Department of Pharmacology Faculty
Rennolds Ostrom, Ph.D.
- B.A. Biology, Dartmouth College, 1990
- Ph.D. Pharmacology and Toxicology, University of California, Irvine, 1998
We are seeking to understand how cells "pre-arrange" multiple signaling components in GPCR signal transduction cascades and are focused on caveolae and lipid rafts as centers for such organization. Our long-term focus is to understand how such compartmentation impacts cellular response in a physiological setting.
Using molecular cloning, expression of cloned signaling proteins, and a variety of cell biological and biochemical approaches, we examine signaling mechanisms of G protein-coupled receptors. We are interested in the organization of signaling microdomains in the plasma membrane, especially in lipid raft/caveolin-rich regions, in which various receptors, G-proteins and effectors, particularly certain isoforms of adenylyl cyclase, localize. We seek to understand how such compartmentation impacts on cellular responses with the goal of developing novel gene therapy strategies to modulate cellular responses through changes in expression of limiting components in the signaling pathways. Adenylyl cyclase is one such limiting component. Currently, we study cardiac myocytes and fibroblasts, airway smooth muscle cells and pulmonary fibroblasts.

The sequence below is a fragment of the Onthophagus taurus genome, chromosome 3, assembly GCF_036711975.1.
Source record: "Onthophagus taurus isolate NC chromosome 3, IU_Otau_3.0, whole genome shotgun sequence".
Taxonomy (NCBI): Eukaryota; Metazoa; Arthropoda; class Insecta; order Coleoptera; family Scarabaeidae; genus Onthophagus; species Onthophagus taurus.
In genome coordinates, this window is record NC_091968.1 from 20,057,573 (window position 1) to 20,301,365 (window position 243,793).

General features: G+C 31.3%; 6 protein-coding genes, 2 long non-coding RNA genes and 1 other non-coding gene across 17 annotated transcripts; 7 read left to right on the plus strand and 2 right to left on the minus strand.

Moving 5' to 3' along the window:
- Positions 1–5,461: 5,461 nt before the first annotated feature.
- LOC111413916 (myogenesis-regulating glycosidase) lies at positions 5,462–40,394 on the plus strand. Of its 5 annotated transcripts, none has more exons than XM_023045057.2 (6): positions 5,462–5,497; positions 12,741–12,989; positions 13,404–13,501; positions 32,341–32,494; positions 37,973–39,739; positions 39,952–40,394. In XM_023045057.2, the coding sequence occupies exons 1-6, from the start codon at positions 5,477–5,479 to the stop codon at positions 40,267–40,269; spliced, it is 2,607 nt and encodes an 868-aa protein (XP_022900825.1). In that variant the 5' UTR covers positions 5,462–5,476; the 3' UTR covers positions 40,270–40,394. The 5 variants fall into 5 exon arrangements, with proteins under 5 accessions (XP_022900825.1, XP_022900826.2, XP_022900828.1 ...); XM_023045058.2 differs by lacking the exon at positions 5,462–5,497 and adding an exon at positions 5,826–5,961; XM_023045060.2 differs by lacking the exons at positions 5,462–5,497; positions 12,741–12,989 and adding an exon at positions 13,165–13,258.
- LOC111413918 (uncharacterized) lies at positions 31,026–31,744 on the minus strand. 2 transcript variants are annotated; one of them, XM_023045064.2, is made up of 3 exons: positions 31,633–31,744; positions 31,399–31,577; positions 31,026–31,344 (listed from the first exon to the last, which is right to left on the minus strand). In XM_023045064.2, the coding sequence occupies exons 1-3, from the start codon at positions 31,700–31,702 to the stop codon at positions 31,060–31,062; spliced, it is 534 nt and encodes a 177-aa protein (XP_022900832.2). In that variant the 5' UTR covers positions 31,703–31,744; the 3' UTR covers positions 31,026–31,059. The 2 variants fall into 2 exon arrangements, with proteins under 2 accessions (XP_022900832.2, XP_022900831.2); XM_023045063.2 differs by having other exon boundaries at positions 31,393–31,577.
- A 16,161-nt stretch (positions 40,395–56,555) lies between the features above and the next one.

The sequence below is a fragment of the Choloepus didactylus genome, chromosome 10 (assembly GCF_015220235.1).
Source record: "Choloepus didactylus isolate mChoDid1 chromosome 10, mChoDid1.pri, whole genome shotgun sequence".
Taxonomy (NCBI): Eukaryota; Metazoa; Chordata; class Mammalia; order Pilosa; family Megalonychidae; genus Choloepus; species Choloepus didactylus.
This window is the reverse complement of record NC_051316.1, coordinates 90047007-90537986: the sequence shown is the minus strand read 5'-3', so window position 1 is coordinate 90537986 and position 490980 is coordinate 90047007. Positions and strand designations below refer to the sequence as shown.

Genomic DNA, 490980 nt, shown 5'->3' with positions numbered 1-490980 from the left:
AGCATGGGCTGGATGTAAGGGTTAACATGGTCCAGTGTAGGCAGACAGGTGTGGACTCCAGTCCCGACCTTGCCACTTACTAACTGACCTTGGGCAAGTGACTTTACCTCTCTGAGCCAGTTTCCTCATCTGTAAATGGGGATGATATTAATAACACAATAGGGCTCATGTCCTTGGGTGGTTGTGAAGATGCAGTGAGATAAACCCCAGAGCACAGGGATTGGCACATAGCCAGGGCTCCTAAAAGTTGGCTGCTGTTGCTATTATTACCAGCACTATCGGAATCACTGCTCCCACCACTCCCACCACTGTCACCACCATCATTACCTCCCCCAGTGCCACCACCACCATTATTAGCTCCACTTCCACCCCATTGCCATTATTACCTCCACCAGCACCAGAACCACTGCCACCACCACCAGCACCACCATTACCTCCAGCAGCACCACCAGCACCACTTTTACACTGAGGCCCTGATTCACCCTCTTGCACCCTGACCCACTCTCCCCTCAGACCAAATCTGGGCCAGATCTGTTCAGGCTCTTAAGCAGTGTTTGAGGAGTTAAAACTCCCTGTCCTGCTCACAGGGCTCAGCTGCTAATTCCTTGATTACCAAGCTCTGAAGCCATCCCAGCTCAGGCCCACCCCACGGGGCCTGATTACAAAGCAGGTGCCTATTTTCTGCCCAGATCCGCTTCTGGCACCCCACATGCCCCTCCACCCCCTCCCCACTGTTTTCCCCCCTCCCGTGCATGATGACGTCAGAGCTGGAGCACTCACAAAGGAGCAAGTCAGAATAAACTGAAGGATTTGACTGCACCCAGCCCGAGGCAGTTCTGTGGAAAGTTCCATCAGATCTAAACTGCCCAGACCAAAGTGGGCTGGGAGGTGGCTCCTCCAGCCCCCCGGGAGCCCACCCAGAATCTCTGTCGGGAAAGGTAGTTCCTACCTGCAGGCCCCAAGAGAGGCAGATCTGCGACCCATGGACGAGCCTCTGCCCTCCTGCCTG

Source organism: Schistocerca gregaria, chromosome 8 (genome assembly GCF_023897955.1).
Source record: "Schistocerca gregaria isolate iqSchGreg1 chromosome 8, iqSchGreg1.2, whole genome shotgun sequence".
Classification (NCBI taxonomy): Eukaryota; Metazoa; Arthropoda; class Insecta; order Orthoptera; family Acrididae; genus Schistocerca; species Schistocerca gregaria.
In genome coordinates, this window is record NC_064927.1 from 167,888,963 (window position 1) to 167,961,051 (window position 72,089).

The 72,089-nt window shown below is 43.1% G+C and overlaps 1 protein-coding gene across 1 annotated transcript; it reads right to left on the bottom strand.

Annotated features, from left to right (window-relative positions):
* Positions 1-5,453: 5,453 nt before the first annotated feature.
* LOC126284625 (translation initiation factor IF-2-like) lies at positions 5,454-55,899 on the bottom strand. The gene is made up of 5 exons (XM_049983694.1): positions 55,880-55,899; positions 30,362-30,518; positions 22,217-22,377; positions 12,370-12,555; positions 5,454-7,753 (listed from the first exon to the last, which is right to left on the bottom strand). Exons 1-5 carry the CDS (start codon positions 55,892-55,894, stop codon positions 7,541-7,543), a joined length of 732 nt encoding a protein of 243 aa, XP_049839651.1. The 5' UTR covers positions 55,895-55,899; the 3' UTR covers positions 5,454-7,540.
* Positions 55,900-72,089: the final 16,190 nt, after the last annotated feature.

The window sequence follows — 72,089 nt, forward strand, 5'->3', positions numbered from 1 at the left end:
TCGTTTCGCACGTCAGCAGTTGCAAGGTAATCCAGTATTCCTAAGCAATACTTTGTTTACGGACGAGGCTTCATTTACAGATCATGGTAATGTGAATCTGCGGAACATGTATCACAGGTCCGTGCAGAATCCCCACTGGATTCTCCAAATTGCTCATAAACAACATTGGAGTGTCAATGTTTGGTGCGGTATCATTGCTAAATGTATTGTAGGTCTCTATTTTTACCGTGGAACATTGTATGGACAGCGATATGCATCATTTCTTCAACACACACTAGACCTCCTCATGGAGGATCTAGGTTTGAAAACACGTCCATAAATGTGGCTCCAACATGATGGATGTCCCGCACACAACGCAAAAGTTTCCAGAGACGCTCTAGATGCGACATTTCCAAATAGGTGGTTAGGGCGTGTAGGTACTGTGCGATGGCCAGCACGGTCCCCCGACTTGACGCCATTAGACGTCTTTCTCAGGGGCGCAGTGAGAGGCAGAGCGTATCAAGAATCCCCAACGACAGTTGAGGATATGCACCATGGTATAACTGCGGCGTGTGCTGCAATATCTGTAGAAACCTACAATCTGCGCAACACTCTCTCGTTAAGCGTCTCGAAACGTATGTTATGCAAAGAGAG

In other studies, we assess release of nucleotides and activation of P2Y receptors in various cultured cell lines. We have found that virtually all cells are capable of releasing ATP in response to mild mechanical stimuli or other forces that cause membrane deformation. The mechanism of this release is not clear, but it appears to be due, in part, to membrane channel conductance. Our goal is to understand the physiological role of the autocrine/paracrine signaling that is initiated by cellular release of ATP.